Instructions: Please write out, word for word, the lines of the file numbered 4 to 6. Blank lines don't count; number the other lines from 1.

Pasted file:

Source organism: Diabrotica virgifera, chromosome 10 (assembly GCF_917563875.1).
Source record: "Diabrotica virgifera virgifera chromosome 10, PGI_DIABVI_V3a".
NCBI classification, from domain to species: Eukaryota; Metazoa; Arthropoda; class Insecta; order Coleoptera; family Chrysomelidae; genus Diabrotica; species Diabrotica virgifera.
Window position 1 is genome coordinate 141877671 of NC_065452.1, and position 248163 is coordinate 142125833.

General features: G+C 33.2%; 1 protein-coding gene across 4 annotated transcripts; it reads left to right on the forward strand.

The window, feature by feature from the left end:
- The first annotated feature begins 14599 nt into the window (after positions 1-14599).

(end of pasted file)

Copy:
Window position 1 is genome coordinate 141877671 of NC_065452.1, and position 248163 is coordinate 142125833.

General features: G+C 33.2%; 1 protein-coding gene across 4 annotated transcripts; it reads left to right on the forward strand.

The window, feature by feature from the left end: